John F. Kensett (1816-1872)
John F. Kensett (1816-1872)Contact Vose about this artist
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A leading painter of the Hudson River School, John F. Kensett began his career as a bank note engraver rather than a painter. He first studied engraving with his father Thomas Kensett and by 1829 he moved to New York City where he was apprenticed to an engraver. That same year he went to work for his uncle in New Haven, Connecticut as an engraver at the firm of Daggett & Ely from 1829 until 1835. Kensett is best remembered for his luminist paintings depicting the picturesque landscape of New York and Northern New England; especially New Hampshire’s White Mountain region. During his lifetime he was enormously successful. He was one of the founders of the Metropolitan Museum of Art and the Artists Funds Society; and in 1859 President Buchanan made him a member of the First Federal Art Commission.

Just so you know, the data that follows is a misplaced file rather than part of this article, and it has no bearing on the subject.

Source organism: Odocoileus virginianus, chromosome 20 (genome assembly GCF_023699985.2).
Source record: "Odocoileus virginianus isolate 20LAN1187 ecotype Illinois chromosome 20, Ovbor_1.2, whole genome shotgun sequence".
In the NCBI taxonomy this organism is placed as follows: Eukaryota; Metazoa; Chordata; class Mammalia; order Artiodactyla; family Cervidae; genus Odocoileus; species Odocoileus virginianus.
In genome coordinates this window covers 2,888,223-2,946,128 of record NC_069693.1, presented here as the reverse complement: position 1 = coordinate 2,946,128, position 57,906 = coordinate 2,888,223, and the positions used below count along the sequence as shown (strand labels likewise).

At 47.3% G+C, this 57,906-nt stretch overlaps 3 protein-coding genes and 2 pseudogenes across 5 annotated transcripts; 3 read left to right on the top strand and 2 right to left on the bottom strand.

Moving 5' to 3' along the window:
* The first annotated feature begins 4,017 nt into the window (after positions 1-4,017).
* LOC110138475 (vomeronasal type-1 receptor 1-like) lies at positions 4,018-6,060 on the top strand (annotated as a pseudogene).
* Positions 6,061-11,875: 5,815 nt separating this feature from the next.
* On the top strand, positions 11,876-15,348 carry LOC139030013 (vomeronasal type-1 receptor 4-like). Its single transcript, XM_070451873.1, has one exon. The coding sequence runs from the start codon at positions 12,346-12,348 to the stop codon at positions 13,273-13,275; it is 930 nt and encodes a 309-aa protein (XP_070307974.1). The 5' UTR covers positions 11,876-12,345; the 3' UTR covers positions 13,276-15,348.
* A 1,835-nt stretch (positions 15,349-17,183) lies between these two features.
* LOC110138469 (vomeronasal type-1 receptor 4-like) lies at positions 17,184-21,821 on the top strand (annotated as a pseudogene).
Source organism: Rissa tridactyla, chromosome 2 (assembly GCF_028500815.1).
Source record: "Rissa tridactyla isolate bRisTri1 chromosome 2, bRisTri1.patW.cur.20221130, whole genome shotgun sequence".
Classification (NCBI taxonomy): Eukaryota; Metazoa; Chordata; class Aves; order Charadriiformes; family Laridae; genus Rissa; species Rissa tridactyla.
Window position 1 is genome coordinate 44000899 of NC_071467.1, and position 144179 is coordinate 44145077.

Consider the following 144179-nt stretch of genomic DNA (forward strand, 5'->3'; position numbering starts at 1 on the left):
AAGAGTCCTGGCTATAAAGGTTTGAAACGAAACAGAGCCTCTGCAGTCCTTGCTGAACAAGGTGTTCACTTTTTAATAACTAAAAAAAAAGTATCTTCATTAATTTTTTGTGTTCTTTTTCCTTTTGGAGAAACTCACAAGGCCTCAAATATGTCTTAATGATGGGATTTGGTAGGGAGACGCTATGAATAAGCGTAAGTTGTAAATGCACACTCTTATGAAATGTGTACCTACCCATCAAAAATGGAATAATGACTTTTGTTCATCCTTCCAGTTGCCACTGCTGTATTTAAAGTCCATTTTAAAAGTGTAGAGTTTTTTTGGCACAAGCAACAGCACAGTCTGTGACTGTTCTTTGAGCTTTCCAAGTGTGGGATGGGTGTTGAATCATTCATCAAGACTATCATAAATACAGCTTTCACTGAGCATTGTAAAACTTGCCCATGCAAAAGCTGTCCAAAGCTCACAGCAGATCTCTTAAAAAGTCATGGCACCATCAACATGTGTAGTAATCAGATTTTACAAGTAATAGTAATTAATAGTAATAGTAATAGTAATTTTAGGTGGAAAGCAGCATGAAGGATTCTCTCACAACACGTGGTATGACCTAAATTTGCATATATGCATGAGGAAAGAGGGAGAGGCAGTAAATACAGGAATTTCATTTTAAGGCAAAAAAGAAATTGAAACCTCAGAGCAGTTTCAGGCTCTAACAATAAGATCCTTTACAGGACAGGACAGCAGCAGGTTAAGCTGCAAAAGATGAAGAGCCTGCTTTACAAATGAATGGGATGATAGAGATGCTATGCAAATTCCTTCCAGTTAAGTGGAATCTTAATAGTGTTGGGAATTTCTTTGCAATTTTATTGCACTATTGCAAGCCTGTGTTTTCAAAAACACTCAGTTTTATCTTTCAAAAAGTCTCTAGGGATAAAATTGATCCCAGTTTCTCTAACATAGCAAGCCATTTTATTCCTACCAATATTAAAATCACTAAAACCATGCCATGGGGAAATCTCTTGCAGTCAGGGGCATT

References: See Who Was Who In American Art (1999).; Catherine H. Campbell, New Hampshire Scenery (New Hampshire Historical Society: Phoenix Publishing, 1985).